With the Winter Olympics beginning this week, Americans will soon be thrilled with the prowess of the best skiers, snowboarders and ice skaters in the world.
However, orthopaedic physicians and surgeons view the games through a different lens: What types of injuries will dominate the games, how are injuries treated, and what can Olympic athletes — and those of us at home — do to prevent injuries? Three Keck Medicine of USC orthopaedic doctors weigh in:
What Winter Olympic sports are the most dangerous, and what injuries can we expect to see?
“Skiing and snowboarding are some of the most dangerous Winter Olympic sports because of the risk of falling at high speeds and/or great heights. If an athlete falls, the most common injury is a concussion. The second is a shoulder injury because people typically fall on their arm, and the shoulder absorbs the blow. Broken collarbones are also common.
“Speed skating also presents a special challenge. Skaters can collide, and when they do, they may not only get injured from the collision or from falling but may suffer lacerations from a skate blade.
“Falling can be more dangerous during the Winter Olympics than the Summer Olympics not only due to the speed of the sports, but because the cold weather tenses up muscles and makes athletes more prone to injury upon impact. However, elite athletes at this level have learned how to fall as safely as possible, which can help them avoid severe injuries no matter how spectacular a wipe out may look.”— Joseph Liu, MD, orthopaedic surgeon, Keck Medicine of USC; USC Athletics team physician; and assistant professor of orthopaedic surgery, Keck School of Medicine of USC
When an athlete is injured at the Olympic Games, what medical protocol is followed, and how is it determined if they can return to competition?
“The team trainer is usually the first person to evaluate an injured athlete, then the team doctor(s) if the injury is serious, such as a broken leg or head injury. If an athlete needs urgent medical attention, they will be treated by paramedics or other emergency personnel.
“The athlete will be given diagnostic tests, such as an X-ray or MRI, as needed, to determine the extent of the injury. An athlete will be cleared to return to competition under two conditions: 1) if the athlete wants to continue to compete, and 2) the physician determines that continuing will not cause further injury.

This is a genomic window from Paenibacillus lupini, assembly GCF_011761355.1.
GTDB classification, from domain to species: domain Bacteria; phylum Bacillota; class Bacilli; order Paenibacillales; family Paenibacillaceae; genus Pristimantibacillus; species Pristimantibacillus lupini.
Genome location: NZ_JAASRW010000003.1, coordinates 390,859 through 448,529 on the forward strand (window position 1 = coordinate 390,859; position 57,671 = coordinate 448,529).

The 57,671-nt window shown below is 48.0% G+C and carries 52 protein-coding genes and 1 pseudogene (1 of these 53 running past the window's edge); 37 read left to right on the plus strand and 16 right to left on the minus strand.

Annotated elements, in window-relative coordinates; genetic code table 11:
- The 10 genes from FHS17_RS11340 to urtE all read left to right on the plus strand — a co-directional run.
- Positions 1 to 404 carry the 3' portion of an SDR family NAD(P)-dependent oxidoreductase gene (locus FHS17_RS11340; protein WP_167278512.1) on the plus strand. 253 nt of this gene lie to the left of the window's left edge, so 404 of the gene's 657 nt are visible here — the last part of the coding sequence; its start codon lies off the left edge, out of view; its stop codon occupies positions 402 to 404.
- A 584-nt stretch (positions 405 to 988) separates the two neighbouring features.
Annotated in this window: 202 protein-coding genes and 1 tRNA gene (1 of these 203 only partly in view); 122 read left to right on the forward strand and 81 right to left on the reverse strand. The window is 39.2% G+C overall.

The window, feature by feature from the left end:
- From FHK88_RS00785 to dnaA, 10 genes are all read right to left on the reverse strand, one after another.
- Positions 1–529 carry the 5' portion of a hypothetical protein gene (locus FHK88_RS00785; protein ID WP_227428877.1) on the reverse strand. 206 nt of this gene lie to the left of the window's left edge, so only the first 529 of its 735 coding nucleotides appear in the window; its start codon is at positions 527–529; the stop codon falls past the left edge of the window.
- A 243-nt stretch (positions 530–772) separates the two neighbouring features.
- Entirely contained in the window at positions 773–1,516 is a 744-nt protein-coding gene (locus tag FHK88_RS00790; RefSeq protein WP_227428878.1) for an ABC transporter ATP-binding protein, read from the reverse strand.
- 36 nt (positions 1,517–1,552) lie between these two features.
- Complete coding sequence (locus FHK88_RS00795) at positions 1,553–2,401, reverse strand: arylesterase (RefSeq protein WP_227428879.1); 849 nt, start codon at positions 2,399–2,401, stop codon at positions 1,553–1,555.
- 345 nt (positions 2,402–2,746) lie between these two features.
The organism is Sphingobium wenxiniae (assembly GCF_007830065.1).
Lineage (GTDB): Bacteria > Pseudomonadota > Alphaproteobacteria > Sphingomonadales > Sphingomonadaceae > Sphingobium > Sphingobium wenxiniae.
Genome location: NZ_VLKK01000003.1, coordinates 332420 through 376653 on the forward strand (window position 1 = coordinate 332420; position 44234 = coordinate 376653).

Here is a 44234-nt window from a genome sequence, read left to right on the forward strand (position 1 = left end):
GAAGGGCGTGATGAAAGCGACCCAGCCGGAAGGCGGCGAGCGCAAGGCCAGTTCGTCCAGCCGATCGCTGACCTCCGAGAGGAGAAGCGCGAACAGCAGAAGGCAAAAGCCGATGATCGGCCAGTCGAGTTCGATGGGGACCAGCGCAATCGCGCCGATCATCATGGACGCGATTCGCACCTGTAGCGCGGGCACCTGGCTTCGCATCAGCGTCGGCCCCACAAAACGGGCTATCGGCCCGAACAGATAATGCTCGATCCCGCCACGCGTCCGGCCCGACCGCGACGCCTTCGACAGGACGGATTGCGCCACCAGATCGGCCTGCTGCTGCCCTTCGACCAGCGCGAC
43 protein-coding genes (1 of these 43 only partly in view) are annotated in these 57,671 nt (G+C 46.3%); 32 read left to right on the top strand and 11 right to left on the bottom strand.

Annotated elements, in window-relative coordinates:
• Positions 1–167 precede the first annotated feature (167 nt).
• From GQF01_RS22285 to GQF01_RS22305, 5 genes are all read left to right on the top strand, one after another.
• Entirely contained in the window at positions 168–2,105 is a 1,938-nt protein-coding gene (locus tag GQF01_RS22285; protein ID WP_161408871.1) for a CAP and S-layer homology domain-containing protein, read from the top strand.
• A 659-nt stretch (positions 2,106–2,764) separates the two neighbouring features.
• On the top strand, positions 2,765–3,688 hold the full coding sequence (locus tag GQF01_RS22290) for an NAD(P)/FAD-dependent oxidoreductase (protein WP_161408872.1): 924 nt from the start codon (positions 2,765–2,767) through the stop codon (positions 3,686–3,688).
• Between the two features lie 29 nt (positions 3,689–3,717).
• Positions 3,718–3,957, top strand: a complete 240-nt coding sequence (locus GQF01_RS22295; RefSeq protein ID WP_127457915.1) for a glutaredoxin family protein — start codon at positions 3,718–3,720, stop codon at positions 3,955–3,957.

“Physicians tend to be conservative and err on the side of caution when deciding if an athlete should continue to compete. However, even athletes who get the green light may have to play through the pain of a minor injury, such as a low-grade ankle sprain. The pain can be minimized through taping or bracing the affected limb and anti-inflammatory pain medication.”— Frank Petrigliano, MD, chief of the USC Epstein Family Center for Sports Medicine, Keck Medicine of USC; head team physician for the Los Angeles Kings hockey team; and associate professor of clinical orthopaedic surgery, Keck School of Medicine of USC
How can Olympic athletes — and all of us at home — minimize injuries?
“One way some Olympic athletes avoid overtraining and enhance performance is through periodization training. This program allows athletes to perform both endurance workouts (for example, an easy-to-moderate 90-minute bike ride) and those that focus on intensity (a 30-minute, high-intensity interval spin class) to reach a particular goal over a certain period of time.
“The general population can benefit from this type of phased training. They can also get many of the same benefits through cross training, which minimizes injury from repetitive strain. For example, runners may want to add yoga or weightlifting to their workouts.
“I also recommend that people avoid pushing their bodies too hard or too fast, especially when starting a new sport. Injuries tend to occur when muscles and joints are overused and when people are fatigued.
“When warming up for a sport, we now know that dynamic stretches or exercises, such as jumping jacks, leg swings and arm circles, are the best way to prime your muscles for exertion. Save any static stretches, where you hold poses for several seconds, for the cool down to build flexibility, promote recovery and maximize future performance.”— Cara Hall, MD, sports medicine orthopaedic physician, Keck Medicine of USC; team physician for USC Athletics and the Los Angeles Kings hockey team; and assistant professor of clinical orthopaedic surgery, Keck School of Medicine of USC
Which Olympic sports really get these Keck Medicine of USC orthopaedic physicians’ hearts racing:
- Joseph Liu, MD: The luge. It seems impossible that athletes can barrel down an icy track at high speed on their backs, feet first, and end up in one piece.
- Frank Petrigliano, MD: The super giant slalom skiing event where skiers travel some 90 miles per hour without any protective gear except for a helmet. And the ski jump – where athletes sail above the ground at a high speed.
- Cara Hall, MD: The bobsleigh and all of the so-called sliding sports, which include the luge and the skeleton, look terrifying.
[Source(s): Keck Medicine of USC, Newswise]